Women in the Black Panther Party exemplified this gender-conscious ethos. Huey Newton and Bobby Seale founded the party in October 1966 in Oakland, California in response to rampant police brutality. However, the Black Panther Party quickly became a collective with a more expansive vision that included defending the black community, developing community programs to increase self-sufficiency, and fostering political education—albeit with a masculinist framing. Women joined the group a year after its founding, participating in all aspects of its programming and endorsing its principles. The first female member, Tarika Lewis, participated in political education classes, attended rallies, and was an artist for the party newspaper, The Black Panther. As the party developed, other women including Ericka Huggins and Elaine Brown joined the group. By the 1970s, Huggins edited the newspaper and Brown ran the party. Indeed, women became Panthers in droves, eventually comprising about two-thirds of the rank-and-file across forty chapters. As they organized, they challenged their male counterparts to rethink their commitment to patriarchal ideas of leadership, activism, and revolution, openly debating sexism within the movement and developing artwork and articles that framed black women as the consummate political actors. Their efforts worked. The Black Panther Party, often thought to be an exemplar of Black Power sexism, adopted more egalitarian polices toward women in both name and practice.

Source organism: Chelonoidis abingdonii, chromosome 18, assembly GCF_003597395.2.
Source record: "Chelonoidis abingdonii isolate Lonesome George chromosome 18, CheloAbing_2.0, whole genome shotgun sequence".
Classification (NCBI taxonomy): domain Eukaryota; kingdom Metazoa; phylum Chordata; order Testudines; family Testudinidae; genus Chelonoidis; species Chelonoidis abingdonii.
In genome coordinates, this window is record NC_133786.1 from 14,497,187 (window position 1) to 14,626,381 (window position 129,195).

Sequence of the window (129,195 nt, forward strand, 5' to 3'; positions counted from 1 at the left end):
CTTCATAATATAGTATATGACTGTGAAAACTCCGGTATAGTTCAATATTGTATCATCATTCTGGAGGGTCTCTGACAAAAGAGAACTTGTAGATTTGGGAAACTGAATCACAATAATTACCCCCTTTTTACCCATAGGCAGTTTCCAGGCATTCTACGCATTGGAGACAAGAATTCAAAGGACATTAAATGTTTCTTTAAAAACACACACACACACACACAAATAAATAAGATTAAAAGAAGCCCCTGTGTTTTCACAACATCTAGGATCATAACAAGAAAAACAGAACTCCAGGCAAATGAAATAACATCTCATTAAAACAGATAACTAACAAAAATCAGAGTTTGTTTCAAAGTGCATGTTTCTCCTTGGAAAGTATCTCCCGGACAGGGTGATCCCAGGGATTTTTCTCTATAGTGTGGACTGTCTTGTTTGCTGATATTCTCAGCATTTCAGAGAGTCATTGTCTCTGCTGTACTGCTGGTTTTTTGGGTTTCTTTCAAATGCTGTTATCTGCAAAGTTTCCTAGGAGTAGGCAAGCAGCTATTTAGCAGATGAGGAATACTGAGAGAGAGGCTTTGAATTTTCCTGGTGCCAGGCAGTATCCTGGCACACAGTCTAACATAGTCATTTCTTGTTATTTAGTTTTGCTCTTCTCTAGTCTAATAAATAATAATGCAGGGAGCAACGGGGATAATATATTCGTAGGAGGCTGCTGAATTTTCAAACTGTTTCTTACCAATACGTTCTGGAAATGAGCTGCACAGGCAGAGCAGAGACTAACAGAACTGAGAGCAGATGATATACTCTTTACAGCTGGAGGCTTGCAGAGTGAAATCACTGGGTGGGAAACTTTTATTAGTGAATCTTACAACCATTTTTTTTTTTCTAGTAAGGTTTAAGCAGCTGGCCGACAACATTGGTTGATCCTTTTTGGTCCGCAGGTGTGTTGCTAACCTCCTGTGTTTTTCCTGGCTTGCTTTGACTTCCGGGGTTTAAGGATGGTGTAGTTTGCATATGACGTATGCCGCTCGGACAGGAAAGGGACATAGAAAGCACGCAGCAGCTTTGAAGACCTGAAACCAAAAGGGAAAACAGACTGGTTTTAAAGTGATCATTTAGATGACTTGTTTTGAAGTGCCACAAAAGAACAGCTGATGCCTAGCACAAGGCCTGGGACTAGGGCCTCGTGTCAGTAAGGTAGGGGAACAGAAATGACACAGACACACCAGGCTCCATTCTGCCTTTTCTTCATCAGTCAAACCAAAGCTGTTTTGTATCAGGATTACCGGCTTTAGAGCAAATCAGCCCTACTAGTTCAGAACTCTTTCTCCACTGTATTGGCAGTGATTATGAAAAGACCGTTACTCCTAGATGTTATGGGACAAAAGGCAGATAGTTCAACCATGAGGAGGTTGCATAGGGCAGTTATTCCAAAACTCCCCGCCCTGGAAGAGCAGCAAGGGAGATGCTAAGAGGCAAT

Other women, such as members of the Third World Women’s Alliance (TWWA), chose to engender and re-gender Black Power through what historian Stephen Ward calls, “Black Power feminist” groups. This organization originated as a women’s caucus within the Student Non-Violent Coordinating Committee (SNCC), which, by the late 1960s, advocated for globally-minded, anti-imperialist politics expressed through Black Power principles and positions. As it developed it became a collective of “black and other third world women” fighting “all forms of racist, sexist, and economic exploitation.” Through their newspaper, Triple Jeopardy, members developed an ideological platform and activist agenda that interpreted Black Power principles through this global, gender-specific, and intersectional lens. Articles about anatomy and reproductive rights fostered gender-specific understandings of self-determination; images of black and brown women arming themselves supported a capacious understanding of self-defense. These publications, as well as their collaborations with other Black Power era groups, helped produce more nuanced understandings of Black Power. Their multi-faceted approach to liberation also laid the groundwork for what we now call intersectionality.